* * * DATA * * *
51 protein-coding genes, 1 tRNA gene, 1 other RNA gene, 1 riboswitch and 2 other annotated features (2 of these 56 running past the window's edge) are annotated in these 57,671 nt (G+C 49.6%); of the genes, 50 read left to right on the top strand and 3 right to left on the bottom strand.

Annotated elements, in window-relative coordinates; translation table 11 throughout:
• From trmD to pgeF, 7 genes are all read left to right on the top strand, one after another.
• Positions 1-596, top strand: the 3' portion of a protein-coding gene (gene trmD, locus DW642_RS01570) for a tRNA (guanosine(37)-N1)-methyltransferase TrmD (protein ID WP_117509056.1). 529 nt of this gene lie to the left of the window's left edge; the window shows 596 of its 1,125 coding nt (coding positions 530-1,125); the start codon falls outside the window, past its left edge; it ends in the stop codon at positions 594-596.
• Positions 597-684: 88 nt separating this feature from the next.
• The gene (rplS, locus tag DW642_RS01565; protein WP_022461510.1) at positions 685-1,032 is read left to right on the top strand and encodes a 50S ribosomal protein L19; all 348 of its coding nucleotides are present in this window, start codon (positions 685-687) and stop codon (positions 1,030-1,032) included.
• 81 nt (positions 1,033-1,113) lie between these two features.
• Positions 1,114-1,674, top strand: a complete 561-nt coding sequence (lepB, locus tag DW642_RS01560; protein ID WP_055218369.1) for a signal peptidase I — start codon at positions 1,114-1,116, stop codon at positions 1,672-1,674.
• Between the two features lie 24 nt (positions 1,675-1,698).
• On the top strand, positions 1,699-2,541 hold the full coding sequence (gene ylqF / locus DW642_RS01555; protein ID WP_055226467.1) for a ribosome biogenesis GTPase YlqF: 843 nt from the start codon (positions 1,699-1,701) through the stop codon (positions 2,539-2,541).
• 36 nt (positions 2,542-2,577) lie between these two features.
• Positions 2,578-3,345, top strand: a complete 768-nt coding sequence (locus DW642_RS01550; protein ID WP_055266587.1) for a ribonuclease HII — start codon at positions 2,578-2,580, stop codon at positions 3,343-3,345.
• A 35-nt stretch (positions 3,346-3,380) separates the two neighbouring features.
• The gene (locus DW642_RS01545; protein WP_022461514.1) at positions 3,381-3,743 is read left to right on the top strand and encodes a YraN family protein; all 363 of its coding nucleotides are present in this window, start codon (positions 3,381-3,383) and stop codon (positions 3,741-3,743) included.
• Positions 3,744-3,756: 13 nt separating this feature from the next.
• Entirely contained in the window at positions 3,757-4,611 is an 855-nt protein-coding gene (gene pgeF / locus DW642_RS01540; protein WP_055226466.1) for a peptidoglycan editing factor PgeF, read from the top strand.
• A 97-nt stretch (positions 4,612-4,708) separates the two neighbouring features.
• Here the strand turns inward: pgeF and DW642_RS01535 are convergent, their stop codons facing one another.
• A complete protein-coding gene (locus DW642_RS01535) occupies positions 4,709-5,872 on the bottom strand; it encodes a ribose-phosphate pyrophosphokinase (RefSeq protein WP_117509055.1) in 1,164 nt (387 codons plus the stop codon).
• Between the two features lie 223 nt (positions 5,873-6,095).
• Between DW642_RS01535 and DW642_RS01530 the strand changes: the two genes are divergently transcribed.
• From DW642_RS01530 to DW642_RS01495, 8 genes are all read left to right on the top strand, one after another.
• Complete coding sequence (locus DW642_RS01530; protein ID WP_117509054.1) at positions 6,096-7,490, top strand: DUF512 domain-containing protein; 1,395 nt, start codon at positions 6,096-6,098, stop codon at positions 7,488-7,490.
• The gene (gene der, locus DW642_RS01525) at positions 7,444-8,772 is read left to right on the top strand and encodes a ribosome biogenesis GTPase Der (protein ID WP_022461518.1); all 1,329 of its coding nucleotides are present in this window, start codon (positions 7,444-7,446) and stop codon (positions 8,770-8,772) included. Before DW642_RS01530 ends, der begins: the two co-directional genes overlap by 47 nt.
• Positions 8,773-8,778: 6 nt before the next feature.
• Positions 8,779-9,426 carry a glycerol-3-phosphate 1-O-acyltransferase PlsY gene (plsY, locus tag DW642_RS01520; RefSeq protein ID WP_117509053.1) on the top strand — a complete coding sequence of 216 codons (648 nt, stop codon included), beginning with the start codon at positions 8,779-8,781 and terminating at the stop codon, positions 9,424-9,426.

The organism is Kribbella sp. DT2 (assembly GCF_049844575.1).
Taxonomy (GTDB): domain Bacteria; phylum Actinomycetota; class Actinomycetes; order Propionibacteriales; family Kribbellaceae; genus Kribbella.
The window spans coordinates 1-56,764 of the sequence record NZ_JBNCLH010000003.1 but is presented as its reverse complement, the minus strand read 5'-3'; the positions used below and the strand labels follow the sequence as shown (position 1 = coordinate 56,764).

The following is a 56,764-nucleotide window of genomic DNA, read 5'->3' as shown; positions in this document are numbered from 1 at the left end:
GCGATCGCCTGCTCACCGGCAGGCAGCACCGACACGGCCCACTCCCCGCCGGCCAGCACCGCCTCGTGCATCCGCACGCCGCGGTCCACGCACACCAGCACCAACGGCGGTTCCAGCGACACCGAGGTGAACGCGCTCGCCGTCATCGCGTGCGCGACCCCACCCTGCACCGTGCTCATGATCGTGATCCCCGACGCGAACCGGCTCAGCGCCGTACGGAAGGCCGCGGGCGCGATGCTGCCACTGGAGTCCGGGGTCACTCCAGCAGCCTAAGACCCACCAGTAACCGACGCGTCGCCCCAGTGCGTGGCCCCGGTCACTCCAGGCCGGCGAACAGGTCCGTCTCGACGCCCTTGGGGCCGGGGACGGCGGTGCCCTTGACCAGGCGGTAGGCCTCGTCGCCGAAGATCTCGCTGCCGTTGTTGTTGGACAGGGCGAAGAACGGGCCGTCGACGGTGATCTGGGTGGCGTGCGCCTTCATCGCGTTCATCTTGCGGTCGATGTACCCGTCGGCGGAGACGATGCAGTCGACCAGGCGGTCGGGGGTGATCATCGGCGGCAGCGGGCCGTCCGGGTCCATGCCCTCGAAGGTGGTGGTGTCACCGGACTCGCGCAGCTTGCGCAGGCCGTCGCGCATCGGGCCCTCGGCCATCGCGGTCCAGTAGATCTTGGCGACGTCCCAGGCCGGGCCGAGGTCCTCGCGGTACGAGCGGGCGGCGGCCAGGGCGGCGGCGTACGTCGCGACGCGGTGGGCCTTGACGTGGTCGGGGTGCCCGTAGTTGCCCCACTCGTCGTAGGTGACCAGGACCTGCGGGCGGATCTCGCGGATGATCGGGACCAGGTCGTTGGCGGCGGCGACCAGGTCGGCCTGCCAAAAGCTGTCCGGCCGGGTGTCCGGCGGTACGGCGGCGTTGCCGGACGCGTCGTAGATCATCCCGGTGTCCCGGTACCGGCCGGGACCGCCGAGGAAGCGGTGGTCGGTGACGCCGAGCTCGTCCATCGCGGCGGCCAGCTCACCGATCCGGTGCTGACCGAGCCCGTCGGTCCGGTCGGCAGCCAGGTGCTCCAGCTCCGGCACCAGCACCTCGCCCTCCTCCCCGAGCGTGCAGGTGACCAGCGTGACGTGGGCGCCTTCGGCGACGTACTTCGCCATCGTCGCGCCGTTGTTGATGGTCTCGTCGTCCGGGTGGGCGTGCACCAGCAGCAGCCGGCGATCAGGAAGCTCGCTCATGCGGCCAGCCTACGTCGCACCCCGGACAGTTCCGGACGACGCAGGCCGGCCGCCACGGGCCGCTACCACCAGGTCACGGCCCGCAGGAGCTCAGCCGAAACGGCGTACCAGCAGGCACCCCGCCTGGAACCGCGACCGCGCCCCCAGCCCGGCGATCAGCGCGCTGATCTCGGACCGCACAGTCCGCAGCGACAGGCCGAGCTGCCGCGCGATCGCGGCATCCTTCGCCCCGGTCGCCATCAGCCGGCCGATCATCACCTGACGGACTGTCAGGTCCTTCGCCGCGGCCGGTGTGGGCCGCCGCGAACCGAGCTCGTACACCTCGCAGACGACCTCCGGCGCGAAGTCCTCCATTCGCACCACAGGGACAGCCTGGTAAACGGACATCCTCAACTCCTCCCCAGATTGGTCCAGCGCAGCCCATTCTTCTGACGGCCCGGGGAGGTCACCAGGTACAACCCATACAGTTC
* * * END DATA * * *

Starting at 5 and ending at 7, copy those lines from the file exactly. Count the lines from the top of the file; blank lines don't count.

• Positions 597-684: 88 nt separating this feature from the next.
• The gene (rplS, locus tag DW642_RS01565; protein WP_022461510.1) at positions 685-1,032 is read left to right on the top strand and encodes a 50S ribosomal protein L19; all 348 of its coding nucleotides are present in this window, start codon (positions 685-687) and stop codon (positions 1,030-1,032) included.
• 81 nt (positions 1,033-1,113) lie between these two features.